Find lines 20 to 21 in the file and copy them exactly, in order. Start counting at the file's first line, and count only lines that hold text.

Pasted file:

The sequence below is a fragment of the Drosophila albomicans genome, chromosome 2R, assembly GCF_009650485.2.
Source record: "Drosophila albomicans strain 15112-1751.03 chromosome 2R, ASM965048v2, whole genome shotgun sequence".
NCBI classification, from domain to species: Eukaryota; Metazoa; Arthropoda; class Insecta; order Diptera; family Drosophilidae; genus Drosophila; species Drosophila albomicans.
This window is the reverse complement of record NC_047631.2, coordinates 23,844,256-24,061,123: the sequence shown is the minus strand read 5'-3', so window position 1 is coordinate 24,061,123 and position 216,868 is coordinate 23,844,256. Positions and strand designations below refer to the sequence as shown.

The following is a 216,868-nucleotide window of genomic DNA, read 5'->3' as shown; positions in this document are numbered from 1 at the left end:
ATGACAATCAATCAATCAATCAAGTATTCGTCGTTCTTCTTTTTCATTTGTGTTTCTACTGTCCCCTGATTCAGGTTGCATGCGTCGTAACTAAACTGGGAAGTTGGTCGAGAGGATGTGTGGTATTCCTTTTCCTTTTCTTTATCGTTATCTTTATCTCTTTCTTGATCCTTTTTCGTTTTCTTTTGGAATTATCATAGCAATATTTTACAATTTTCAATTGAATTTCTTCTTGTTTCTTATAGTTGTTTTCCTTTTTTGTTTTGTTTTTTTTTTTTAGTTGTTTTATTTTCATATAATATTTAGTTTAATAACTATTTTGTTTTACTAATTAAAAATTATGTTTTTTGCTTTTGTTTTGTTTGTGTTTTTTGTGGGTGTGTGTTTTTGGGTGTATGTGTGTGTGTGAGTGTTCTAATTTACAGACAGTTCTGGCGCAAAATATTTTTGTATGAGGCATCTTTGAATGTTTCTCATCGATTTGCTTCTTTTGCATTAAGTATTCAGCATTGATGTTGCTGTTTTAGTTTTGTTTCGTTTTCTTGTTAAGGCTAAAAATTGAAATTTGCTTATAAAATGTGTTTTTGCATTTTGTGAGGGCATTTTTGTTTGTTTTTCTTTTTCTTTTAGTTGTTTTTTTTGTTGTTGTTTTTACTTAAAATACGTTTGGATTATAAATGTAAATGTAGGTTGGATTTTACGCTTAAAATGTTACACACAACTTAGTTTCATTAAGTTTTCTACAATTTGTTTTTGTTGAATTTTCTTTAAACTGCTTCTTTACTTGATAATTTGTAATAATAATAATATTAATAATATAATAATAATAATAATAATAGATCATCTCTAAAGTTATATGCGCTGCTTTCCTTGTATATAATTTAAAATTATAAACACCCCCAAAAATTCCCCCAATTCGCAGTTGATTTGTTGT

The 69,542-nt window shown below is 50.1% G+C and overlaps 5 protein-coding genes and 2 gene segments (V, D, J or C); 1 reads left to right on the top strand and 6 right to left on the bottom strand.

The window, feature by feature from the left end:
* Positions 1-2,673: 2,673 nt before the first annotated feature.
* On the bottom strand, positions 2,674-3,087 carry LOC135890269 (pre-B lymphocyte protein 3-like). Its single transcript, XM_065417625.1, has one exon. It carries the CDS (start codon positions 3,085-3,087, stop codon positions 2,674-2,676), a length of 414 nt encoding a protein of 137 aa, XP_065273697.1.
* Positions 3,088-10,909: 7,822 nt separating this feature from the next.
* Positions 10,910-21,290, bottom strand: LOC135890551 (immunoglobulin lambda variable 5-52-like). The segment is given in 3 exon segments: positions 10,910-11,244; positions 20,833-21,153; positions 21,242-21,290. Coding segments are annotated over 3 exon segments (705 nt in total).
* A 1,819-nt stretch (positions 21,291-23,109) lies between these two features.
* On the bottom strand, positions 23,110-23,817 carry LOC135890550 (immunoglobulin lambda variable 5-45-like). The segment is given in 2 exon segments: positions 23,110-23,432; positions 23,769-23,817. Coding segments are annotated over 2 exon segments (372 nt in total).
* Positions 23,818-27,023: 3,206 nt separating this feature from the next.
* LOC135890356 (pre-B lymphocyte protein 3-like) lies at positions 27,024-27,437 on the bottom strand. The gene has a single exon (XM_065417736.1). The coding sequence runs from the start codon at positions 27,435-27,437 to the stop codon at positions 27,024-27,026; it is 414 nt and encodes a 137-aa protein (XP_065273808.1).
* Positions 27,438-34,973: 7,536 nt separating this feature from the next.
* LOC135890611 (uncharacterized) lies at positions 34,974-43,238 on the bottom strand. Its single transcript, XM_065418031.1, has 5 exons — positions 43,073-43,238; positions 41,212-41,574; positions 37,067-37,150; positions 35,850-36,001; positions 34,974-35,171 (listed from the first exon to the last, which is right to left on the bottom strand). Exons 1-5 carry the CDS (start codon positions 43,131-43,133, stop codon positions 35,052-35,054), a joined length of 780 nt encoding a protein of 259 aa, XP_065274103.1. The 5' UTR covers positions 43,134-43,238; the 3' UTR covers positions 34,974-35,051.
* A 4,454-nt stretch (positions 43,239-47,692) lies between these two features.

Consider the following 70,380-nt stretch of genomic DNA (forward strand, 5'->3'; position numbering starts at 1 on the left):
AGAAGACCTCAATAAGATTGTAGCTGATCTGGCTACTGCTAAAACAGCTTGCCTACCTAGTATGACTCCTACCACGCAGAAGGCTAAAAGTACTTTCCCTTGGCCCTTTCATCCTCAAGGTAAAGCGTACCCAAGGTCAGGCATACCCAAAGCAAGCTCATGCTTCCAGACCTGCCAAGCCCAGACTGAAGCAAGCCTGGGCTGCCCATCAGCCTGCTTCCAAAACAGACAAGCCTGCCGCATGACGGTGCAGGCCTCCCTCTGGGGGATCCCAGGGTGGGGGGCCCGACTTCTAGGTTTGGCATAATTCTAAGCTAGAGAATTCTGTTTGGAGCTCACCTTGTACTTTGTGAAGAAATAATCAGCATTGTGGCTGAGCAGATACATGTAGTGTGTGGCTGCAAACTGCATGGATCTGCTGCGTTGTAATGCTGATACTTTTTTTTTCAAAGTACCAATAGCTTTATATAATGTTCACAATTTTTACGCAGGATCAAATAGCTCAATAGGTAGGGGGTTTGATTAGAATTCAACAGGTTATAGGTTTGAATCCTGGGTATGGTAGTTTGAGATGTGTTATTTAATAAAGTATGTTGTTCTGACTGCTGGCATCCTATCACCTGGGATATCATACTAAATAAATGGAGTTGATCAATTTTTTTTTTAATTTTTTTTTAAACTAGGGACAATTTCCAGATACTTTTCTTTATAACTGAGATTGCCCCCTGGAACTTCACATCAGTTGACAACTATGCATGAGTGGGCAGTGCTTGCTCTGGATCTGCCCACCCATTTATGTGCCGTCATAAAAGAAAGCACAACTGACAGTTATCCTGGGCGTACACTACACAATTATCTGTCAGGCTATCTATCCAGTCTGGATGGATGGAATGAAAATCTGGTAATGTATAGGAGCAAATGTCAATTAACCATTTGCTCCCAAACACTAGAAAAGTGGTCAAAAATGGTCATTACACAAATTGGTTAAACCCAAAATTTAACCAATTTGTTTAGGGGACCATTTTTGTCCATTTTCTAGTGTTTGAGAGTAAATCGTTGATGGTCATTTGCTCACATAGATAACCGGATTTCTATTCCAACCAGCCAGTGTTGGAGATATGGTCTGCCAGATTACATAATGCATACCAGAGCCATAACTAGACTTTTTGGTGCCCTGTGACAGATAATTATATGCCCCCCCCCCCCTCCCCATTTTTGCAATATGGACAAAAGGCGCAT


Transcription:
Consider the following 70,380-nt stretch of genomic DNA (forward strand, 5'->3'; position numbering starts at 1 on the left):
AGAAGACCTCAATAAGATTGTAGCTGATCTGGCTACTGCTAAAACAGCTTGCCTACCTAGTATGACTCCTACCACGCAGAAGGCTAAAAGTACTTTCCCTTGGCCCTTTCATCCTCAAGGTAAAGCGTACCCAAGGTCAGGCATACCCAAAGCAAGCTCATGCTTCCAGACCTGCCAAGCCCAGACTGAAGCAAGCCTGGGCTGCCCATCAGCCTGCTTCCAAAACAGACAAGCCTGCCGCATGACGGTGCAGGCCTCCCTCTGGGGGATCCCAGGGTGGGGGGCCCGACTTCTAGGTTTGGCATAATTCTAAGCTAGAGAATTCTGTTTGGAGCTCACCTTGTACTTTGTGAAGAAATAATCAGCATTGTGGCTGAGCAGATACATGTAGTGTGTGGCTGCAAACTGCATGGATCTGCTGCGTTGTAATGCTGATACTTTTTTTTTCAAAGTACCAATAGCTTTATATAATGTTCACAATTTTTACGCAGGATCAAATAGCTCAATAGGTAGGGGGTTTGATTAGAATTCAACAGGTTATAGGTTTGAATCCTGGGTATGGTAGTTTGAGATGTGTTATTTAATAAAGTATGTTGTTCTGACTGCTGGCATCCTATCACCTGGGATATCATACTAAATAAATGGAGTTGATCAATTTTTTTTTTAATTTTTTTTTAAACTAGGGACAATTTCCAGATACTTTTCTTTATAACTGAGATTGCCCCCTGGAACTTCACATCAGTTGACAACTATGCATGAGTGGGCAGTGCTTGCTCTGGATCTGCCCACCCATTTATGTGCCGTCATAAAAGAAAGCACAACTGACAGTTATCCTGGGCGTACACTACACAATTATCTGTCAGGCTATCTATCCAGTCTGGATGGATGGAATGAAAATCTGGTAATGTATAGGAGCAAATGTCAATTAACCATTTGCTCCCAAACACTAGAAAAGTGGTCAAAAATGGTCATTACACAAATTGGTTAAACCCAAAATTTAACCAATTTGTTTAGGGGACCATTTTTGTCCATTTTCTAGTGTTTGAGAGTAAATCGTTGATGGTCATTTGCTCACATAGATAACCGGATTTCTATTCCAACCAGCCAGTGTTGGAGATATGGTCTGCCAGATTACATAATGCATACCAGAGCCATAACTAGACTTTTTGGTGCCCTGTGACAGATAATTATATGCCCCCCCCCCCCTCCCCATTTTTGCAATATGGACAAAAGGCGCAT